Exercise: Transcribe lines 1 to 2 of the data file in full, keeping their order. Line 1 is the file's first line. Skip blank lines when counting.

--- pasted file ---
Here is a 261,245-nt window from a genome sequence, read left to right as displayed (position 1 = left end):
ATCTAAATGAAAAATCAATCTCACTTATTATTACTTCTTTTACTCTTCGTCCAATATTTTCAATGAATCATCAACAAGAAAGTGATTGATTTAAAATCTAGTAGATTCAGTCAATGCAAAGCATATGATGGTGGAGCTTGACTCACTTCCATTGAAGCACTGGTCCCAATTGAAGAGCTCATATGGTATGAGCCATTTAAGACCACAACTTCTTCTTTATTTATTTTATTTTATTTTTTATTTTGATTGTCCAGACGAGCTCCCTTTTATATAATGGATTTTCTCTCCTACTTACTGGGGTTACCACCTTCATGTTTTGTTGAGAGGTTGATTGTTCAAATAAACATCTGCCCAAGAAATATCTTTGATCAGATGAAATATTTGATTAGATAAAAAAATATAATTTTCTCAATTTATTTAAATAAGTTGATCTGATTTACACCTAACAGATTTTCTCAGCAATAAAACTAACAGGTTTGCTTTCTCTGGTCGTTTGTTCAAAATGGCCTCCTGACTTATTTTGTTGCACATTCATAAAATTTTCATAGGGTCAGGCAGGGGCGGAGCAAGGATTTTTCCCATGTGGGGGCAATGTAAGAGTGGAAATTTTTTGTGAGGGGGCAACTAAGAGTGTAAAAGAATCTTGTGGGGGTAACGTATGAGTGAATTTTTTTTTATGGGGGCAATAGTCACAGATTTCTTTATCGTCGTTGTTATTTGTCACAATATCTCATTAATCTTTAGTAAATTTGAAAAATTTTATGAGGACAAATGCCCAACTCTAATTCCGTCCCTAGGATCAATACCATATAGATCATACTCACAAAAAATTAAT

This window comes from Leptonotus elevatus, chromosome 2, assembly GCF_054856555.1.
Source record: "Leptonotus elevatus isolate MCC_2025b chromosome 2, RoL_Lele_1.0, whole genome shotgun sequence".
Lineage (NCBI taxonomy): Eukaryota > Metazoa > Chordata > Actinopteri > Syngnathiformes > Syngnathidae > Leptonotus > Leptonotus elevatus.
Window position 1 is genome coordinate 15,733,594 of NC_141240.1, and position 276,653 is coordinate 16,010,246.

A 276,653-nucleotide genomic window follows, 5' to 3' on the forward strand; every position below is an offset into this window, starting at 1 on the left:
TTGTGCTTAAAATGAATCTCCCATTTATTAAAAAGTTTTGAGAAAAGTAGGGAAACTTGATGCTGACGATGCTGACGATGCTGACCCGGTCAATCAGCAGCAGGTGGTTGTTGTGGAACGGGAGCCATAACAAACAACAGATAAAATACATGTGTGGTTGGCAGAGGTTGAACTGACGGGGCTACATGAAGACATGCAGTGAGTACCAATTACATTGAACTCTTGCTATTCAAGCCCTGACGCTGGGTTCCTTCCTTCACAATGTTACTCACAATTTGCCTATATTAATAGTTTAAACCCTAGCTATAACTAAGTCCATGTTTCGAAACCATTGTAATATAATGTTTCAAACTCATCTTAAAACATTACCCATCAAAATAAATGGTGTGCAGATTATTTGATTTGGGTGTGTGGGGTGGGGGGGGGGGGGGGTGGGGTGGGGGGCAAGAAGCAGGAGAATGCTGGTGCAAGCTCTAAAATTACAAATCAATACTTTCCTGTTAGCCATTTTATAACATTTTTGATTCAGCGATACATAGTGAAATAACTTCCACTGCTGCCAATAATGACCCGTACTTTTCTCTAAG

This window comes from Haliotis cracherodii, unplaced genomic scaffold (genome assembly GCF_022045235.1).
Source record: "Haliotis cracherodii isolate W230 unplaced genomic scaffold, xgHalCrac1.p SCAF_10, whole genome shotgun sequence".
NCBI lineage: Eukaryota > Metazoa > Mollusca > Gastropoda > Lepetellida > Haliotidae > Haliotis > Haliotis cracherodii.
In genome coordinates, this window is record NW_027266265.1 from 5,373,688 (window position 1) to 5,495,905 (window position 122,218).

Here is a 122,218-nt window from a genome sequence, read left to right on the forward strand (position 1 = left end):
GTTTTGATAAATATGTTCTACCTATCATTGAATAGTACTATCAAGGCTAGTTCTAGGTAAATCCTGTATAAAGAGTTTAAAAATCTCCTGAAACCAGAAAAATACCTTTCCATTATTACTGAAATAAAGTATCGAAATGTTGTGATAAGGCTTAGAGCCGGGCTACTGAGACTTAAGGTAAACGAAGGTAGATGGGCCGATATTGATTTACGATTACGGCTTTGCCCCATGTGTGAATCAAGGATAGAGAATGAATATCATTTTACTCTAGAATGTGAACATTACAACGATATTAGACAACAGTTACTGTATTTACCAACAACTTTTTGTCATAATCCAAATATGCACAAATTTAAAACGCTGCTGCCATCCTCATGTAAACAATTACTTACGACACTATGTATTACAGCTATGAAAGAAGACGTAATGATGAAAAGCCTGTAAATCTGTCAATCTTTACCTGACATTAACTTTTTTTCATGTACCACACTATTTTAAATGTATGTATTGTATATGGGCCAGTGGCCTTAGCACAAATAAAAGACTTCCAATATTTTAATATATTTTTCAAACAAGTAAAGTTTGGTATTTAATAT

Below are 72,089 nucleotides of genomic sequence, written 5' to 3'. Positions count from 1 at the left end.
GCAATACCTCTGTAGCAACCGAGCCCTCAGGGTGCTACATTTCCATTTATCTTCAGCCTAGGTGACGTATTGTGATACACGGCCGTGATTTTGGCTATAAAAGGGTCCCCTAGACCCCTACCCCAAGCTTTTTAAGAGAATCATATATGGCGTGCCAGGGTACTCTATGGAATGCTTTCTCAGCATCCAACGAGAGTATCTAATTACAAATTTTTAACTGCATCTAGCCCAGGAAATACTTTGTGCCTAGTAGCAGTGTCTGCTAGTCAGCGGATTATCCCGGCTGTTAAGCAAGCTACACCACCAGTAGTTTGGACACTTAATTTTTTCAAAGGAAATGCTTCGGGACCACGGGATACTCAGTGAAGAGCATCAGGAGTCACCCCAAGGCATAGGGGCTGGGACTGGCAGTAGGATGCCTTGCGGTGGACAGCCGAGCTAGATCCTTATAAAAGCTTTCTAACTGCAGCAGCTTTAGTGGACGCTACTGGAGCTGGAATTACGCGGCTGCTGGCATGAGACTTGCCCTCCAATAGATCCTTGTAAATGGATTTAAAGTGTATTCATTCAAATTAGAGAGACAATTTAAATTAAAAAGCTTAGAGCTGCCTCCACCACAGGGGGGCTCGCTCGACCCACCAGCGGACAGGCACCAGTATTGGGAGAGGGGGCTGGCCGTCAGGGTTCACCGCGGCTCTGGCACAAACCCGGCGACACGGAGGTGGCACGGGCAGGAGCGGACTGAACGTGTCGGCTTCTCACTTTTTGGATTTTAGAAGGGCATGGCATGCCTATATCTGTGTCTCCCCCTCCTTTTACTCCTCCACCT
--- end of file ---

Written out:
Here is a 261,245-nt window from a genome sequence, read left to right as displayed (position 1 = left end):
ATCTAAATGAAAAATCAATCTCACTTATTATTACTTCTTTTACTCTTCGTCCAATATTTTCAATGAATCATCAACAAGAAAGTGATTGATTTAAAATCTAGTAGATTCAGTCAATGCAAAGCATATGATGGTGGAGCTTGACTCACTTCCATTGAAGCACTGGTCCCAATTGAAGAGCTCATATGGTATGAGCCATTTAAGACCACAACTTCTTCTTTATTTATTTTATTTTATTTTTTATTTTGATTGTCCAGACGAGCTCCCTTTTATATAATGGATTTTCTCTCCTACTTACTGGGGTTACCACCTTCATGTTTTGTTGAGAGGTTGATTGTTCAAATAAACATCTGCCCAAGAAATATCTTTGATCAGATGAAATATTTGATTAGATAAAAAAATATAATTTTCTCAATTTATTTAAATAAGTTGATCTGATTTACACCTAACAGATTTTCTCAGCAATAAAACTAACAGGTTTGCTTTCTCTGGTCGTTTGTTCAAAATGGCCTCCTGACTTATTTTGTTGCACATTCATAAAATTTTCATAGGGTCAGGCAGGGGCGGAGCAAGGATTTTTCCCATGTGGGGGCAATGTAAGAGTGGAAATTTTTTGTGAGGGGGCAACTAAGAGTGTAAAAGAATCTTGTGGGGGTAACGTATGAGTGAATTTTTTTTTATGGGGGCAATAGTCACAGATTTCTTTATCGTCGTTGTTATTTGTCACAATATCTCATTAATCTTTAGTAAATTTGAAAAATTTTATGAGGACAAATGCCCAACTCTAATTCCGTCCCTAGGATCAATACCATATAGATCATACTCACAAAAAATTAAT